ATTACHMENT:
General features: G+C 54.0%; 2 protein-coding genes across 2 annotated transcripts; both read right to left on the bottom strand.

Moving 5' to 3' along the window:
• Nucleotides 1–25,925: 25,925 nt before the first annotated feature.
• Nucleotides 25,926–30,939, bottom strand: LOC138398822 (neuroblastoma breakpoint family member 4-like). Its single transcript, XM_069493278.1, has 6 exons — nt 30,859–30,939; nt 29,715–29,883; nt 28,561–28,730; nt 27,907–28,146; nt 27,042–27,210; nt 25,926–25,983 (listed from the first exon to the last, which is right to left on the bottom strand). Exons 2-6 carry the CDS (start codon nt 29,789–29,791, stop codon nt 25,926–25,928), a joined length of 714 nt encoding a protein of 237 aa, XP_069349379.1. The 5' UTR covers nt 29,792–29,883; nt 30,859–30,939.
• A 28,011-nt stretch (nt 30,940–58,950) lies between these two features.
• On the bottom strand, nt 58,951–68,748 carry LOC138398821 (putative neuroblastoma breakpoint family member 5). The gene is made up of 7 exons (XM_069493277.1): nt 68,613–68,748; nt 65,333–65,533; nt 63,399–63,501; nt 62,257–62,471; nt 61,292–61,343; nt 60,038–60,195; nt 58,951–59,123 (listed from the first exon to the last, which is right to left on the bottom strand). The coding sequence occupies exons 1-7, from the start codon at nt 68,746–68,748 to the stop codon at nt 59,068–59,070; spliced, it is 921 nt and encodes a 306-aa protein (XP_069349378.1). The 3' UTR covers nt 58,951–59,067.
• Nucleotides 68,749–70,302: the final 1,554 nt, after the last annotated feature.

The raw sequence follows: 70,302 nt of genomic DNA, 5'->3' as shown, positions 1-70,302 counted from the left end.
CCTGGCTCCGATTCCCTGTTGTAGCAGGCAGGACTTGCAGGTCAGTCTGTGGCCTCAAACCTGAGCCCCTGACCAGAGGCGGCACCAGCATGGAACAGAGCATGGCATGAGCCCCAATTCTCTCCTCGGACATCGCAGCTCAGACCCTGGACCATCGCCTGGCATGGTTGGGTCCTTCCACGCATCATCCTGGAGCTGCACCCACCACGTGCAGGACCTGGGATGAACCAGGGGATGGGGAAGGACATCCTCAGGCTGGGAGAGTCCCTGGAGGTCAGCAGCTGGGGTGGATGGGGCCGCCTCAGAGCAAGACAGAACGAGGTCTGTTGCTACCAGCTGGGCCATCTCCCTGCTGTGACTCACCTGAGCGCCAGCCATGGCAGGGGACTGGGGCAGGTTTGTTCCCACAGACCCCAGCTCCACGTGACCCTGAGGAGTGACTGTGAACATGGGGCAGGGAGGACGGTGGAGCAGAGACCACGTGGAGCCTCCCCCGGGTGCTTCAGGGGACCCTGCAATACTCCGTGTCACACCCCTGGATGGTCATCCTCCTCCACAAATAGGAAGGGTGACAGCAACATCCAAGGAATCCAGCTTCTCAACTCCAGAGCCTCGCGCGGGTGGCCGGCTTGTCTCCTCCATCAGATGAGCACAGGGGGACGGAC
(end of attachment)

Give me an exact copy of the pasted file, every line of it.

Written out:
General features: G+C 54.0%; 2 protein-coding genes across 2 annotated transcripts; both read right to left on the bottom strand.

Moving 5' to 3' along the window:
• Nucleotides 1–25,925: 25,925 nt before the first annotated feature.
• Nucleotides 25,926–30,939, bottom strand: LOC138398822 (neuroblastoma breakpoint family member 4-like). Its single transcript, XM_069493278.1, has 6 exons — nt 30,859–30,939; nt 29,715–29,883; nt 28,561–28,730; nt 27,907–28,146; nt 27,042–27,210; nt 25,926–25,983 (listed from the first exon to the last, which is right to left on the bottom strand). Exons 2-6 carry the CDS (start codon nt 29,789–29,791, stop codon nt 25,926–25,928), a joined length of 714 nt encoding a protein of 237 aa, XP_069349379.1. The 5' UTR covers nt 29,792–29,883; nt 30,859–30,939.
• A 28,011-nt stretch (nt 30,940–58,950) lies between these two features.
• On the bottom strand, nt 58,951–68,748 carry LOC138398821 (putative neuroblastoma breakpoint family member 5). The gene is made up of 7 exons (XM_069493277.1): nt 68,613–68,748; nt 65,333–65,533; nt 63,399–63,501; nt 62,257–62,471; nt 61,292–61,343; nt 60,038–60,195; nt 58,951–59,123 (listed from the first exon to the last, which is right to left on the bottom strand). The coding sequence occupies exons 1-7, from the start codon at nt 68,746–68,748 to the stop codon at nt 59,068–59,070; spliced, it is 921 nt and encodes a 306-aa protein (XP_069349378.1). The 3' UTR covers nt 58,951–59,067.
• Nucleotides 68,749–70,302: the final 1,554 nt, after the last annotated feature.

The raw sequence follows: 70,302 nt of genomic DNA, 5'->3' as shown, positions 1-70,302 counted from the left end.
CCTGGCTCCGATTCCCTGTTGTAGCAGGCAGGACTTGCAGGTCAGTCTGTGGCCTCAAACCTGAGCCCCTGACCAGAGGCGGCACCAGCATGGAACAGAGCATGGCATGAGCCCCAATTCTCTCCTCGGACATCGCAGCTCAGACCCTGGACCATCGCCTGGCATGGTTGGGTCCTTCCACGCATCATCCTGGAGCTGCACCCACCACGTGCAGGACCTGGGATGAACCAGGGGATGGGGAAGGACATCCTCAGGCTGGGAGAGTCCCTGGAGGTCAGCAGCTGGGGTGGATGGGGCCGCCTCAGAGCAAGACAGAACGAGGTCTGTTGCTACCAGCTGGGCCATCTCCCTGCTGTGACTCACCTGAGCGCCAGCCATGGCAGGGGACTGGGGCAGGTTTGTTCCCACAGACCCCAGCTCCACGTGACCCTGAGGAGTGACTGTGAACATGGGGCAGGGAGGACGGTGGAGCAGAGACCACGTGGAGCCTCCCCCGGGTGCTTCAGGGGACCCTGCAATACTCCGTGTCACACCCCTGGATGGTCATCCTCCTCCACAAATAGGAAGGGTGACAGCAACATCCAAGGAATCCAGCTTCTCAACTCCAGAGCCTCGCGCGGGTGGCCGGCTTGTCTCCTCCATCAGATGAGCACAGGGGGACGGAC